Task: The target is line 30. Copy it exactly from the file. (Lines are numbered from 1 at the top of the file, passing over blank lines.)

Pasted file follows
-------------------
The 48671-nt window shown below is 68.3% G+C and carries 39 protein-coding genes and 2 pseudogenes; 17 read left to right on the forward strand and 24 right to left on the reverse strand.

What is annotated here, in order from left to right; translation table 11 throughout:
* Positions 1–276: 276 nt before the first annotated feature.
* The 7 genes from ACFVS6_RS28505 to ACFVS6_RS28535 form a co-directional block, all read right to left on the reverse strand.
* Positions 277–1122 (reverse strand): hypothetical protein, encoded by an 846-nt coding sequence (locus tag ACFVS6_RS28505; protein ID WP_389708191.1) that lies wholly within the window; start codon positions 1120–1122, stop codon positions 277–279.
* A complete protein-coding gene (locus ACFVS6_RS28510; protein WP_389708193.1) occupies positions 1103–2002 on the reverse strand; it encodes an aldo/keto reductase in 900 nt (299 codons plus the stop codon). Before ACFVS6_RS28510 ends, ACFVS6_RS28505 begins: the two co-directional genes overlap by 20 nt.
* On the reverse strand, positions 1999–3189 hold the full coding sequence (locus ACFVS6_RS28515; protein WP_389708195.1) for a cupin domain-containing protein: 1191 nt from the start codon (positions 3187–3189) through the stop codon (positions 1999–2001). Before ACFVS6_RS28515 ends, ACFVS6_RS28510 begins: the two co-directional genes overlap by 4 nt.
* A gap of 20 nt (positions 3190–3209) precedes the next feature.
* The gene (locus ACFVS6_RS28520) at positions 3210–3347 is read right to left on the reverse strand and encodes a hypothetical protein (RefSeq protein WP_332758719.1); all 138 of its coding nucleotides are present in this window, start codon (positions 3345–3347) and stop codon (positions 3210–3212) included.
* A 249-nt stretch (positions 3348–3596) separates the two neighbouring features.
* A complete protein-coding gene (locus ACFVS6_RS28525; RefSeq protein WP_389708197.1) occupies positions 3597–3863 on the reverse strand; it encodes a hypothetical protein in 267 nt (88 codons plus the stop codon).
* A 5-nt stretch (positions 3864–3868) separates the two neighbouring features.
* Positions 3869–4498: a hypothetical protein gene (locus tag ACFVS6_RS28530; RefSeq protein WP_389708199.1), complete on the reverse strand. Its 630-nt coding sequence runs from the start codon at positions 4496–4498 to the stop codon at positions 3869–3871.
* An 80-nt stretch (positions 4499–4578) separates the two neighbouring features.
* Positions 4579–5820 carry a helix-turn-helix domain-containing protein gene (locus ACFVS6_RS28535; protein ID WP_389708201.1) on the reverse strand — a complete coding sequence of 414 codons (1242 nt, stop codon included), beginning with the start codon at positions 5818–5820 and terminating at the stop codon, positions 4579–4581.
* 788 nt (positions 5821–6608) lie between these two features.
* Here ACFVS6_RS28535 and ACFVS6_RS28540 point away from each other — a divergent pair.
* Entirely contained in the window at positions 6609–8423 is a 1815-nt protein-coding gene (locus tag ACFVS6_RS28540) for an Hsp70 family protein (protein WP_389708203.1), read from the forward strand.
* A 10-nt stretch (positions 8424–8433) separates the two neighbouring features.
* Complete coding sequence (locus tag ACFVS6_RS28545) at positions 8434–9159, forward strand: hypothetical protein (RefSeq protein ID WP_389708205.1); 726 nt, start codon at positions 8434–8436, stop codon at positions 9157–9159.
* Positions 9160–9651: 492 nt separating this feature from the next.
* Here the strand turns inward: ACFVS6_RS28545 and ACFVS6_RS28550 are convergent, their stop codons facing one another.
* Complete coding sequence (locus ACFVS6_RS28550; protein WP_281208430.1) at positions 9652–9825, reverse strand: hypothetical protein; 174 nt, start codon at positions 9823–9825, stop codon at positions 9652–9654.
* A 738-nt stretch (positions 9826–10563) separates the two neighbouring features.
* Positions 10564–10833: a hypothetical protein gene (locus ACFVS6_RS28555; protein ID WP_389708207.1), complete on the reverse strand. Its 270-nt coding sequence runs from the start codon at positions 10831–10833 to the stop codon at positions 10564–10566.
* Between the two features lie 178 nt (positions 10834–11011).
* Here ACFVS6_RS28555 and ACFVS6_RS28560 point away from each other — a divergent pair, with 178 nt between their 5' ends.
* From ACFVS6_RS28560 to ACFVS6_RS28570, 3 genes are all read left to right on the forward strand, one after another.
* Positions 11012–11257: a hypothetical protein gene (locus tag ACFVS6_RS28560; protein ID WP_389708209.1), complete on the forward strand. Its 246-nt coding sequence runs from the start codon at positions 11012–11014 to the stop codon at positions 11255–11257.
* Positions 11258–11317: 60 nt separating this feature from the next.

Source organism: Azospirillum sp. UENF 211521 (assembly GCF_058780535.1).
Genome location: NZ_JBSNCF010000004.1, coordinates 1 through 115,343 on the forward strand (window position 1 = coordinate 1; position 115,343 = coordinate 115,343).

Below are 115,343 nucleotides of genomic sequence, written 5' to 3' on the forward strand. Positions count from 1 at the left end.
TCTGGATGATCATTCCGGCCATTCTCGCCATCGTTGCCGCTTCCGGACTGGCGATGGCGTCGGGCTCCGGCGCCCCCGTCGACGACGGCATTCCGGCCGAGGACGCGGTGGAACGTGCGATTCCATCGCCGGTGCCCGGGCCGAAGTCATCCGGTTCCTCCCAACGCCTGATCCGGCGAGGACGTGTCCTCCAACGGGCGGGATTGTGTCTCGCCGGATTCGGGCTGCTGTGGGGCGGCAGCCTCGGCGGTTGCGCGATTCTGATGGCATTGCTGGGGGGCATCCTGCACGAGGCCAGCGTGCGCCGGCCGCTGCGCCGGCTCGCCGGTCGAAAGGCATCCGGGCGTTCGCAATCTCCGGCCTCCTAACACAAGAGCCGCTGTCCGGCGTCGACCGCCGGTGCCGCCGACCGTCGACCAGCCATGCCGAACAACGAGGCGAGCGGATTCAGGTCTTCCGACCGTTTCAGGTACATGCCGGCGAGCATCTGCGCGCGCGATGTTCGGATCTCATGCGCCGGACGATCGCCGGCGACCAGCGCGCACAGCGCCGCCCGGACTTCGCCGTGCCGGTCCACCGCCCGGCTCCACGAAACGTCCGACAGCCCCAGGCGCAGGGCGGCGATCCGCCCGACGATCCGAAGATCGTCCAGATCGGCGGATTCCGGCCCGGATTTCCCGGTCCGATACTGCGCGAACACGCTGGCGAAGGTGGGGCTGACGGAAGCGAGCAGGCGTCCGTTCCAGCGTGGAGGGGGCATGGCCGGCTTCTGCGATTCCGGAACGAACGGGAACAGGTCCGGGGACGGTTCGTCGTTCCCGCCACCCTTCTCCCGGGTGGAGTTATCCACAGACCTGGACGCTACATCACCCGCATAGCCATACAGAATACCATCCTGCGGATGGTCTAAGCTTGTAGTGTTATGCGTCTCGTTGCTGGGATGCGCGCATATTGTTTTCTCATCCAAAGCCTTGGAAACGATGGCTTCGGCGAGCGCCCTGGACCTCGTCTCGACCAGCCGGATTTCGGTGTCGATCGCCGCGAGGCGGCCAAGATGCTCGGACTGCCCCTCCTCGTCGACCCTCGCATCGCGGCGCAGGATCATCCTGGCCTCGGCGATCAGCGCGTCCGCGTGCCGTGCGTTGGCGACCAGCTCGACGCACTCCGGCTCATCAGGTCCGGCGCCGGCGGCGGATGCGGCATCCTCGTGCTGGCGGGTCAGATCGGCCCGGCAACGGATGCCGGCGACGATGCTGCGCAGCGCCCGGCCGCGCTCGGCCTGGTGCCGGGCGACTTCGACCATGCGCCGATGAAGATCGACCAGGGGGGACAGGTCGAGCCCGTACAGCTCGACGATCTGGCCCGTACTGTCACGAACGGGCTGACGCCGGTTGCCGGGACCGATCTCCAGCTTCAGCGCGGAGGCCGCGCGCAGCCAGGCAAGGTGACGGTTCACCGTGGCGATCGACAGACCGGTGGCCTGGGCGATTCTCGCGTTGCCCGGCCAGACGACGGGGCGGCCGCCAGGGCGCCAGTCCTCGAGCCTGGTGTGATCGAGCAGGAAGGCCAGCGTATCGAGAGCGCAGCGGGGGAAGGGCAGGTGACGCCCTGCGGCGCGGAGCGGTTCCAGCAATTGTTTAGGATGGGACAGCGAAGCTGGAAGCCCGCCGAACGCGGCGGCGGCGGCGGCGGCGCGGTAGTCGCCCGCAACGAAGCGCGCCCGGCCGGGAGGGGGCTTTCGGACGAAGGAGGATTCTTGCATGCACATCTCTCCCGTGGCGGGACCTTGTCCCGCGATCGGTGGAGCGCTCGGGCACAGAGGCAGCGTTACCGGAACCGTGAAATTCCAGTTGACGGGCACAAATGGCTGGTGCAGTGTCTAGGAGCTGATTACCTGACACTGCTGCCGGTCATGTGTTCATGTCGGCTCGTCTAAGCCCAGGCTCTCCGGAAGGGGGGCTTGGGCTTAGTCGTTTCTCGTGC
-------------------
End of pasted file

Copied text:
* Positions 11258–11317: 60 nt separating this feature from the next.